Coyotes now at home in Oak Hill

January 24, 2012  

Coyote_stretch

By Ann Fowler

Coyotes are not new to Oak Hill. In recent years they have been spotted in the Scenic Brook area as well as Western Oaks. Now Westcreek may have a coyote preying on housecats.

A jogger recently saw a coyote run into the trees off Westcreek Drive. This past week, a resident heard a distressed cat likely fighting a predator in the early morning darkness. The following day the remains of a cat were found off a trail near Small Middle School.

While this may be a sad ending for the cat, according to wildlife authorities it is part of living this close to nature. Randy Farrar, wildlife damage management biologist with the Texas AgriLife Extension Service, told the Gazette he would not assume a coyote was responsible for the dead cat. Other predators such as owls, hawks, raccoons and foxes — also seen in the area — could be responsible. An automobile could have struck the cat and a predator took over from there.

Farrar reviewed 311 calls in the area in the past three months and found only one reported coyote sighting on October 20. Four coyote complaints were made in 2011, with two in 2010 and one each in 2008, 2007 and 2006. He said, “Relatively speaking, the number of calls has doubled this year. However, the complaint calls do not indicate an increasing risk to pet or human safety.”

Coyotes are members of the dog family. They usually weigh between 20 and 35 pounds. The coyote is an opportunistic feeder preying on poultry, deer, rodents, rabbits, cats, dogs, carrion, fruits and insects. In the wild, coyotes can range up to 16 square miles, but in a bountiful suburban area he may need only 1/2 square mile. He usually hunts at night or in the early morning hours.

Farrar said a caller in the Westcreek area reported seeing a coyote kill a housecat at 1 a.m. on August 31, 2011. On a scale of 0 to 7, with 7 being the most aggressive behavior, this observed predation is ranked only a 2 because the coyote showed little risk to human safety. An attack on a person would score a 7.

Farrar said, “An increase in reports of attacks on pets in the vicinity of humans may indicate bold behavior which may increase risk to humans. However, reports of missing cats (or dogs) are not scored as coyote predation, as there are many factors, including other avian or terrestrial predators, that may be associated with free-ranging cat mortality.”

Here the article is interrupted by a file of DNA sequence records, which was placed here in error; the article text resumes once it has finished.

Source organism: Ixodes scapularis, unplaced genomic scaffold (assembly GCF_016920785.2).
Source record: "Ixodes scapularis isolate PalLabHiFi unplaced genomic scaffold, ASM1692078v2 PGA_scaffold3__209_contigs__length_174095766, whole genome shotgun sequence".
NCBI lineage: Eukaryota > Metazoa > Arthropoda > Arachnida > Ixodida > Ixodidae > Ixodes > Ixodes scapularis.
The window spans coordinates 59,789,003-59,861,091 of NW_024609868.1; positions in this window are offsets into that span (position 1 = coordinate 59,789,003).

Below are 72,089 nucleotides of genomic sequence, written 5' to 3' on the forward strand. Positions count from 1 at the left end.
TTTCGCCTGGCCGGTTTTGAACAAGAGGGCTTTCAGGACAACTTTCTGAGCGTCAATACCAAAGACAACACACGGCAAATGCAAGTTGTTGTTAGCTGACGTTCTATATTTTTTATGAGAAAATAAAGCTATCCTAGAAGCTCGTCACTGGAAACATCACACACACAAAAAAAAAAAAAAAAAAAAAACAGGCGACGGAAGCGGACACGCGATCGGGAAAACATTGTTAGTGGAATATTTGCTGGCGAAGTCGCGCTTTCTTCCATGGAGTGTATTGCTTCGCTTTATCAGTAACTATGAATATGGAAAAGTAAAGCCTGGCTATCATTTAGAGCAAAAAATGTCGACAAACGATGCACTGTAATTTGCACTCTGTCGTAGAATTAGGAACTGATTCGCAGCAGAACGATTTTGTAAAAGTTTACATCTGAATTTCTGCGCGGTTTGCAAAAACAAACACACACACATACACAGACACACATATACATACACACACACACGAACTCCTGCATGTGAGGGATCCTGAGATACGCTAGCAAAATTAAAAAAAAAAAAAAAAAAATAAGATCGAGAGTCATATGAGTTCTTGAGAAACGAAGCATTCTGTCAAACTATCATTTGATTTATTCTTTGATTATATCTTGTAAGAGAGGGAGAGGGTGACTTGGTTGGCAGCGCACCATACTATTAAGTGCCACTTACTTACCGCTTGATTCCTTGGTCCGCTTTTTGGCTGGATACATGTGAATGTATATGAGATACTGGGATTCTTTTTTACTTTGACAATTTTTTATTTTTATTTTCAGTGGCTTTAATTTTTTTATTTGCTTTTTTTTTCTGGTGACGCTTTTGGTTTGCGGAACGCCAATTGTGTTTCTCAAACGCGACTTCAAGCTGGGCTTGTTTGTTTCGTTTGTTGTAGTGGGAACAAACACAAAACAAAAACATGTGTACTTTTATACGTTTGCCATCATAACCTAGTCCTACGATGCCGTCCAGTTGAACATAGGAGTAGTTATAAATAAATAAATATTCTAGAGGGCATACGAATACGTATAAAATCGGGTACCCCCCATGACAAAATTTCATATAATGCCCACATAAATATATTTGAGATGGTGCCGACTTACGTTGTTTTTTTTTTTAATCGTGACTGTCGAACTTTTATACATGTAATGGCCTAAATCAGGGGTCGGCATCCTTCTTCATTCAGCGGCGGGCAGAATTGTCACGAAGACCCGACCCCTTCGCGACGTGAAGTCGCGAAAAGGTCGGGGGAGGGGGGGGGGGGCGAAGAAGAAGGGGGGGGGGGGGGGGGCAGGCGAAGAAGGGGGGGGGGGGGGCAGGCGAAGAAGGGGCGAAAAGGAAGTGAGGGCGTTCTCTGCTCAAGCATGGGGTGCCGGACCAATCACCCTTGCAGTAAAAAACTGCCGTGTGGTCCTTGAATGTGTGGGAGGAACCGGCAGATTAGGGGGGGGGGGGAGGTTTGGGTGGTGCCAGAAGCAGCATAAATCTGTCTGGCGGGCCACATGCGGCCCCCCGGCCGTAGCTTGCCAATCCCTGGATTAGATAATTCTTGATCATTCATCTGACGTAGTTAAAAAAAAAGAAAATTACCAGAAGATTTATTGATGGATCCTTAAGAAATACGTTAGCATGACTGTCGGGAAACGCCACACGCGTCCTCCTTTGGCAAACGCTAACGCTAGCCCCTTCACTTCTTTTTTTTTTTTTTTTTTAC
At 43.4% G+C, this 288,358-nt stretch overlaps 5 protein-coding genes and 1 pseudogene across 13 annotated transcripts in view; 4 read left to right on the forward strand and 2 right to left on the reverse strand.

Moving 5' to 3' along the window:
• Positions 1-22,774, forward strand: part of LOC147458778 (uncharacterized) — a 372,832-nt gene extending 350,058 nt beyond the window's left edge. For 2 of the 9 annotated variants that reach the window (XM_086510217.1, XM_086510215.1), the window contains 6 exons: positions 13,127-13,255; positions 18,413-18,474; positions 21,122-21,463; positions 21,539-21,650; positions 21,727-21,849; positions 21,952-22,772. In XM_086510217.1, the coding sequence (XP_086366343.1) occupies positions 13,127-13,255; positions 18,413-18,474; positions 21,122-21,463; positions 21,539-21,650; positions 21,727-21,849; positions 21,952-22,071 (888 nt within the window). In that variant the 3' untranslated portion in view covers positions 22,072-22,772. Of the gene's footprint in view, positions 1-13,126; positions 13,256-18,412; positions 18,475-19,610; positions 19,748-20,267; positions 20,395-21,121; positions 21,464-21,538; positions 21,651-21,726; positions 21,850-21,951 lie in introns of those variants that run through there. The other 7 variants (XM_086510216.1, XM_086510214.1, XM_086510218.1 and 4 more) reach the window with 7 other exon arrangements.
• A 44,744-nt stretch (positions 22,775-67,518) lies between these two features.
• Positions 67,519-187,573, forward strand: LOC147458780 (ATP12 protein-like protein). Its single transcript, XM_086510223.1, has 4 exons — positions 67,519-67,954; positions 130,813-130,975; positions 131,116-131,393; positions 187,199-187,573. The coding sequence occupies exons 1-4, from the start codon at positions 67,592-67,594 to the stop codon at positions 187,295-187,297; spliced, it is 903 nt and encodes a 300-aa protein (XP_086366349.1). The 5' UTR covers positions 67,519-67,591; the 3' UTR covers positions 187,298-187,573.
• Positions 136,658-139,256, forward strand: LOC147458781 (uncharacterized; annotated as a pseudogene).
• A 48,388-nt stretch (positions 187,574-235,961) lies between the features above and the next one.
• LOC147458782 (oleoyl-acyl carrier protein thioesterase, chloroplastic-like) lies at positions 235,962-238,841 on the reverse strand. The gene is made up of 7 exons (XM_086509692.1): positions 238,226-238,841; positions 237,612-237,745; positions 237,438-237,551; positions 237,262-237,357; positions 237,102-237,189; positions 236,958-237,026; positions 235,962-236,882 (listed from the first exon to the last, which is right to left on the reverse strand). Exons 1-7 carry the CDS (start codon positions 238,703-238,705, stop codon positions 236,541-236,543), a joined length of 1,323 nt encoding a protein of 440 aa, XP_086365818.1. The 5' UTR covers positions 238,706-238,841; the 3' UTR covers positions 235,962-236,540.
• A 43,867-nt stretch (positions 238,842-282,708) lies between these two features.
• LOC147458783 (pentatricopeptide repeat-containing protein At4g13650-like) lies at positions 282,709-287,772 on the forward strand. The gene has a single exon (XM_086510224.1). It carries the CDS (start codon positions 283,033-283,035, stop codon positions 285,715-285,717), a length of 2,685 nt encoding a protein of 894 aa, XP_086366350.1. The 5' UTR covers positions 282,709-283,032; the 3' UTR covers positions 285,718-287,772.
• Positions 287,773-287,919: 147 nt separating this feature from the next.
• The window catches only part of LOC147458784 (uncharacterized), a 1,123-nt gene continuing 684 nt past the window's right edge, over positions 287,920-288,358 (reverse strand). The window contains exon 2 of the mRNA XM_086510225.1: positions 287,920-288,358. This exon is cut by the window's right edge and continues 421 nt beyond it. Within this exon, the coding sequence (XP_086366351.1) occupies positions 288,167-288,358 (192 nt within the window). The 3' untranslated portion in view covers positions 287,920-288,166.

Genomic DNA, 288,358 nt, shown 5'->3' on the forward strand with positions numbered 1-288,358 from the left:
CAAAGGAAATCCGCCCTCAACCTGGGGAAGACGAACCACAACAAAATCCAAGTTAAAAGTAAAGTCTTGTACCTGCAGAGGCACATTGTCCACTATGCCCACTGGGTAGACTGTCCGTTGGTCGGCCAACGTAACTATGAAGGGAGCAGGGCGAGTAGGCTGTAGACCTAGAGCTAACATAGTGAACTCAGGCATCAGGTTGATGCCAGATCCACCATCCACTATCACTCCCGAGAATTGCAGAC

Multiple reports of foraging coyotes in residential areas in the span of a month, may or may not elicit the need for coyote management. Sightings that occur in a small area could indicate an increasing risk to human safety, according to Farrar. Residents can help track these occurrences by reporting any sightings or encounters to 311.

Farrar suggested the best way to protect housecats is by preventing or limiting outdoor activity. He said, “Allowing housecats to roam free may be one factor that contributes to coyotes foraging in streets and yards, which may in turn increase risk to human safety. An abundant unexploited deer population in residential communities is probably another factor. Consequently, managing the abundance and vulnerability of potential coyote prey is one factor that serves to prevent conflicts and protect human safety.”

Experts say residents can reduce their chances of coyote encounters by securing garbage cans and keeping and storing pet food indoors. Shrubbery that can be a hiding place for wildlife should be trimmed. Pets should be on leash if allowed out at night.

If authorities decide coyote management is necessary, they will trap and kill the animal. Farrar said there are three reasons that a coyote becoming increasingly dangerous to humans would not be trapped and relocated.

  1. Coyotes are territorial. A relocated coyote may be released where ‘resident coyotes’ may attack and kill it. Or, in unfamiliar territory, may be subject to disease and starvation.
  2. A quarantine by the Texas Department of Health allows relocation of predatory mammals under very limited conditions. Coyotes cannot be relocated farther than 10 miles, making it likely that the animal would return to its original home.
  3. Relocation may just move the problem from one neighborhood to another.


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